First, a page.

DEFENSE Secretary Voltaire Gazmin probably thought taking the media for a ride (no pun intended) on the newly acquired UH-1D Huey helicopters would dispel widespread public skepticism over the Department of National Defense (DND)’s controversial P1.2 billion-chopper deal. Wrong!
If at all, it merely fortified the belief of many Filipinos that something stinks about the Defense department’s “negotiated contract” with US company Rice Aircraft Services, Incorporated (RASI).
For starters, if, as Gazmin says, all of the helicopters were “operational and functional,” why did he only use two of the 7 UH-1D helicopters during the flight demo? Is it because the other five choppers are still inoperable due to defects and missing parts, as disclosed by some disillusioned AFP officers?
That the freshly refurbished helicopters delivered by RASI experienced mechanical problems soon after delivery is admitted by the DND. During the May 2015 Senate hearing, it was reported that at least four choppers showed engine trouble, with the engine of one Huey being changed entirely. Two other UH-1Ds suffered engine leaks while one other chopper would not start.
Further casting doubt on the integrity of the chopper deal is the recent conviction of Thach Nguyen – the original representative of RASI to the DND bidding – who was sentenced by a US court to 57 months in prison last month.
Nguyen pleaded guilty to wire fraud and prohibited brokering after falsely claiming to be a lawyer and a state department employee when he brokered the questionable sale of 21 refurbished helicopters – originally owned and manufactured by Germany – to the Philippine government.
According to reports, Nguyen prepared two letters purportedly signed by US Secretary of State Hillary Clinton in November 2011 that went to the German and Philippine governments. Both letters were fraudulent.
Apparently, the letters were issued so that Germany would sell – and the Philippines would buy – the UH-1D helicopters offered by RASI. That’s because under US law, the purchase, import, sale and export of defense articles like Huey choppers require the approval of the US State Department’s Directorate of Defense Trade Controls (DDTC).
Since the sale of the UH-1Ds to the Philippine government did not have the blessings of the DDTC, it was impossible for RASI to “weaponize” or make the Huey helicopters combat-ready. At most, RASI could upgrade the engine, refurbish the airframe, re-wire and update the avionics but only as a commercial, not military, aircraft. But that is a violation of the DND’s bid terms which asked for “combat helicopters.”
Perhaps this explains why, as observed by former AFP chief (and now congressman) Pong Biazon, there were no guns mounted on the supposedly “combat mission-capable” helicopters demoed by the DND. Biazon was referring to the 2 door-mounted 7.62 mm machine guns – standard armaments for UH-1D combat helicopters. DND and military officials claimed the guns were removed “because it was a public test flight.” Really??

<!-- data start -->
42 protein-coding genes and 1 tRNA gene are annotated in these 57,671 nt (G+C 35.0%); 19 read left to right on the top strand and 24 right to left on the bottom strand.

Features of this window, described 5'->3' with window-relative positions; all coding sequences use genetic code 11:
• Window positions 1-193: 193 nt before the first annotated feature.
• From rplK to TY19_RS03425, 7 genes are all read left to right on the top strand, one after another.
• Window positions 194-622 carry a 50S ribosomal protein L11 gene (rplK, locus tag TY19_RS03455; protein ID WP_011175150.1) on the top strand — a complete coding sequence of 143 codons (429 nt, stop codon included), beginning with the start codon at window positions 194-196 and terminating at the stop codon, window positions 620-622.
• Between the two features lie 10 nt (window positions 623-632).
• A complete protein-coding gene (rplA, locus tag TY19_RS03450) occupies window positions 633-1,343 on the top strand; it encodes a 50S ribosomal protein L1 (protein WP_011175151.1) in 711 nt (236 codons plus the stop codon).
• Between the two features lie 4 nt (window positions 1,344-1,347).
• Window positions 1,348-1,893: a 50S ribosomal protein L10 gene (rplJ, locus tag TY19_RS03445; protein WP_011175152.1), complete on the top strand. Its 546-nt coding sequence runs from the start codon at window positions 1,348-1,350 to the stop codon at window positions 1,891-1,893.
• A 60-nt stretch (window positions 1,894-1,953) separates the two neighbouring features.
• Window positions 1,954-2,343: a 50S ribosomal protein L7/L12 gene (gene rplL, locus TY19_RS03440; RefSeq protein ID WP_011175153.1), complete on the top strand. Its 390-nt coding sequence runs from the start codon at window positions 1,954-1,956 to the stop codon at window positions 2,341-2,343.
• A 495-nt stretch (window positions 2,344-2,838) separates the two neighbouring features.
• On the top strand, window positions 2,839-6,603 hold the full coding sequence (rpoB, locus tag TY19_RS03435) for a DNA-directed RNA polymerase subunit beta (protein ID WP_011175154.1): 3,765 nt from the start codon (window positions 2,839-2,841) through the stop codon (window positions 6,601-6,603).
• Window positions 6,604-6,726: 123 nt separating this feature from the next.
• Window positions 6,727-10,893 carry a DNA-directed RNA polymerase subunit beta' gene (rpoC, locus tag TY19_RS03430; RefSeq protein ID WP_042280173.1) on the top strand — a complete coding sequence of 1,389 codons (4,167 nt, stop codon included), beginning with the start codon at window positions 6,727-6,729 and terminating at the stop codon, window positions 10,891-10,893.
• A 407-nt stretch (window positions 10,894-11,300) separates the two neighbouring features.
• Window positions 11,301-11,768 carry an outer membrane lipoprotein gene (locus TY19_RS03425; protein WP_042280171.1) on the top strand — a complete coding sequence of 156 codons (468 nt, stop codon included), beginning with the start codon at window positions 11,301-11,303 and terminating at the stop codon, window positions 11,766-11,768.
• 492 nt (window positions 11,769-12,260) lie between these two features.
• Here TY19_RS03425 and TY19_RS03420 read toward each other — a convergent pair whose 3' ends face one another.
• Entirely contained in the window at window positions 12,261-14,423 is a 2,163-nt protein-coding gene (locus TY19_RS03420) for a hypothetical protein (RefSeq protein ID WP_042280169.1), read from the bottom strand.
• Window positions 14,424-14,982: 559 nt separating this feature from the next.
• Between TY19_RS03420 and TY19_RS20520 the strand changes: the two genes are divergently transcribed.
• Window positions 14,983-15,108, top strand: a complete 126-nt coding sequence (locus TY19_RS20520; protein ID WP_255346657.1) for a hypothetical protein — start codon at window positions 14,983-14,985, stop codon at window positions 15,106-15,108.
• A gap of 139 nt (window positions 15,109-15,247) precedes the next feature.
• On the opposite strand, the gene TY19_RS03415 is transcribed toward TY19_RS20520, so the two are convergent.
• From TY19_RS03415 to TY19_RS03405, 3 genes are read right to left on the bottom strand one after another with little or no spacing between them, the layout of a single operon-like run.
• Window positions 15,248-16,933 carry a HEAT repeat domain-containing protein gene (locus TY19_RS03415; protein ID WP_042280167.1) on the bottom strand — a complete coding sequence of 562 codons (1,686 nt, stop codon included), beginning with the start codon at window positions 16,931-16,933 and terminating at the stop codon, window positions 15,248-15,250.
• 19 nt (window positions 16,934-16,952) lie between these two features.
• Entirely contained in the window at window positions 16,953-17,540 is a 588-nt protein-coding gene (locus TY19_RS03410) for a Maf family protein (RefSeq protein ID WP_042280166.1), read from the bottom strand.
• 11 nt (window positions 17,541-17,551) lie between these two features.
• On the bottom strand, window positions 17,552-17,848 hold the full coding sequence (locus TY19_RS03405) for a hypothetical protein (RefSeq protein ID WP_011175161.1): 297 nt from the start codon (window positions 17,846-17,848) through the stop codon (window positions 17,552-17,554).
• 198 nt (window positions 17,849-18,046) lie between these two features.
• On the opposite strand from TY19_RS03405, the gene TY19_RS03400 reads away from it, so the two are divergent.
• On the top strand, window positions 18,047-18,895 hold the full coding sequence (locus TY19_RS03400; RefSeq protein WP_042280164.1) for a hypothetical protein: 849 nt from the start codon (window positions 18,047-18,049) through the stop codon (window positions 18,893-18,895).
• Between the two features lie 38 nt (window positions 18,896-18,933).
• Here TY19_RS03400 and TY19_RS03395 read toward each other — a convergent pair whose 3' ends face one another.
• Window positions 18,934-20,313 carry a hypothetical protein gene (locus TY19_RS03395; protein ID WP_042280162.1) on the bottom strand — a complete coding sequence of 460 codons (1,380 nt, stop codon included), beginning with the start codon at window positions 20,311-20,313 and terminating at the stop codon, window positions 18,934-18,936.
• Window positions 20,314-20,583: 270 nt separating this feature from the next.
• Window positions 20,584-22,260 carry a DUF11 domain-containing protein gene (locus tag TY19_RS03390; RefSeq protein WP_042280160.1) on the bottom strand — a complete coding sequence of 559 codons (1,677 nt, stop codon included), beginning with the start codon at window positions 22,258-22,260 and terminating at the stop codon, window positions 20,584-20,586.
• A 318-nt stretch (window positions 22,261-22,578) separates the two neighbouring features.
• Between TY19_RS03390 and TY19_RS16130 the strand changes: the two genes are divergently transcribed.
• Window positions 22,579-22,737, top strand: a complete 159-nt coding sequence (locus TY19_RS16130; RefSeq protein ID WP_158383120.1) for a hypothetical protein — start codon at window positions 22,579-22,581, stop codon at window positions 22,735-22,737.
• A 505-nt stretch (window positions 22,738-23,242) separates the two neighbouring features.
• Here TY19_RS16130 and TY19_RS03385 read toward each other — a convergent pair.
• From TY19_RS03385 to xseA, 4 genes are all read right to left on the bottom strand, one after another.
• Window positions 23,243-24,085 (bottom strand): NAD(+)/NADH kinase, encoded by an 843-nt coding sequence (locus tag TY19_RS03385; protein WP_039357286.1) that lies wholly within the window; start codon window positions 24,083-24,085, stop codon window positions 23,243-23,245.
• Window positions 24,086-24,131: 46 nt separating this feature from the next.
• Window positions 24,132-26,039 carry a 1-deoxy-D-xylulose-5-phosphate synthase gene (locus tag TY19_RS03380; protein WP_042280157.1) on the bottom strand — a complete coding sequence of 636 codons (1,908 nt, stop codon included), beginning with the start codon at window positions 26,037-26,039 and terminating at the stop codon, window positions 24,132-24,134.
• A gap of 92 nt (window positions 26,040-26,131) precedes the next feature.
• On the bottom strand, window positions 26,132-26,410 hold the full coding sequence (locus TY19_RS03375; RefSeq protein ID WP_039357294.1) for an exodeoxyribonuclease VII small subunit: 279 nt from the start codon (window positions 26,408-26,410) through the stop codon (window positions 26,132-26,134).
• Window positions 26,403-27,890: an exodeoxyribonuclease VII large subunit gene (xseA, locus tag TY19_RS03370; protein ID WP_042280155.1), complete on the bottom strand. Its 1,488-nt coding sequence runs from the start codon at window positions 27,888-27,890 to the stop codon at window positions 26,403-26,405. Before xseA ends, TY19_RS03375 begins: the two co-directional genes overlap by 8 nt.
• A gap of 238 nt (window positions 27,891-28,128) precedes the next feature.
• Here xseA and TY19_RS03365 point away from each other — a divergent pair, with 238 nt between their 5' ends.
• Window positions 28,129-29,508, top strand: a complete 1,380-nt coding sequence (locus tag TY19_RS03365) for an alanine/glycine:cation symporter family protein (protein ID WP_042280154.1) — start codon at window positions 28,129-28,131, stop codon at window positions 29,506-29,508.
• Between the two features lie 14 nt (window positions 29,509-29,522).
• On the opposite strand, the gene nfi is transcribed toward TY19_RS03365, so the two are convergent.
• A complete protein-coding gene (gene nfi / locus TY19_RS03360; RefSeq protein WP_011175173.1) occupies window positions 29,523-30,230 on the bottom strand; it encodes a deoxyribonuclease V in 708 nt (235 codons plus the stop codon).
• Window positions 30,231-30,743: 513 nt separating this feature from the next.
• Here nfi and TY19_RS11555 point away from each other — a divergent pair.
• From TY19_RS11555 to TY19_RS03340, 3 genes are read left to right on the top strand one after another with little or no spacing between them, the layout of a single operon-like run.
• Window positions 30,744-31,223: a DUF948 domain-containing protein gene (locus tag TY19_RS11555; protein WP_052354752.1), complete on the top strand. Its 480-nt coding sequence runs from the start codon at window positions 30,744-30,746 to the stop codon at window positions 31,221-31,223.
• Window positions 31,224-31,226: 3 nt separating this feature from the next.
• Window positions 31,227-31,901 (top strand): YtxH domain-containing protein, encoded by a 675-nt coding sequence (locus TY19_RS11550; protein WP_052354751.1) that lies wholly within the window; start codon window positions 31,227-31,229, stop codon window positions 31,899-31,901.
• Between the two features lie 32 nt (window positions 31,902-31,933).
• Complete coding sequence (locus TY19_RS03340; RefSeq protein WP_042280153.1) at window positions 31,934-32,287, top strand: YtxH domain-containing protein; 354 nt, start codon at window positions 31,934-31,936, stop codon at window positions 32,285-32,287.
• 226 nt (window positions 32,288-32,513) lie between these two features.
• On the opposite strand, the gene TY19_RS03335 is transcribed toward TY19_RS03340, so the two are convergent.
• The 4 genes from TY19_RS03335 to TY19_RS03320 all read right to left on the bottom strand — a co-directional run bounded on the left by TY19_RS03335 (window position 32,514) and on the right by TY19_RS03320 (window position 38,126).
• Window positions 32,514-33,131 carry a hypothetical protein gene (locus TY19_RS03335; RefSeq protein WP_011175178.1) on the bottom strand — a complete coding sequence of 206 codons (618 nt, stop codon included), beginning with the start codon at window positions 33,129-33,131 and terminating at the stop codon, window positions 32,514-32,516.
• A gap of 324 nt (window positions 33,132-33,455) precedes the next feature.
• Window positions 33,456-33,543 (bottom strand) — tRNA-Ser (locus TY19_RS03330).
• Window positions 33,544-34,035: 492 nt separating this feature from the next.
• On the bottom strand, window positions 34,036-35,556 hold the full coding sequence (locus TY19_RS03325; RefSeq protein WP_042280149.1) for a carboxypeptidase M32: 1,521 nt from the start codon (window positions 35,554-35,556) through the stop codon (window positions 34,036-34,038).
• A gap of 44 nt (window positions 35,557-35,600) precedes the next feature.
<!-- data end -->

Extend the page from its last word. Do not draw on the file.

If the chopper deal was indeed aboveboard, Gazmin should immediately release to the public the formal US State Department approval, not only for the sale of the UH-1D helicopters and the machine guns but also the serial numbers and import documents of the weapons delivered by RASI, if there was any.
The recent case filed by RASI in California against its erstwhile partners in the chopper deal does not help Gazmin’s cause. We obtained a copy of the complaint and here’s what RASI said:
“In or about 2013, after numerous failed bids, Rice received a call from a representative familiar with the tender for the subject helicopters for the government of the Philippines. The representative, now officially an agent of Rice in the Philippines, asked a representative of Rice to come to the Philippines to discuss the bids.”
“Upon arrival in the Philippines, Rice learned that…majority of the approvals obtain by Nguyen were illegitimate….Despite this setback, Rice ultimately did enter into a contract with the government of the Philippines in December 2013 for the sale of the subject helicopters for a total of 1,264,977,615.52 Philippine Pesos (PhP)…”
RASI’s admissions raise the following questions: First, why did Gazmin still enter into a contract with RASI knowing that the paperwork submitted by its then agent Nguyen was fraudulent and that there was no state department approval for the chopper sale?
Second, who is this new “representative/official agent” of RASI? The Senate should unmask the identity of this crucial witness. However, that might prove more damning to DND and RASI officials.
Insiders say that this representative-cum-agent is none other than Rhodora Alvarez, the whistleblower in the assailed helicopter deal. If so, Alvarez really has intimate knowledge of the deal and she would make a credible witness.
For one, Alvarez claims RASI agreed to give Gazmin a 7 percent commission (or some P88 million) from the deal, with another 5 percent (P63 million) “for the boys”. That would qualify as “plunder”, a non-bailable offense, once Alvarez provides enough prima facie evidence.
We will dissect the other irregularities in the DND chopper deal in our succeeding columns.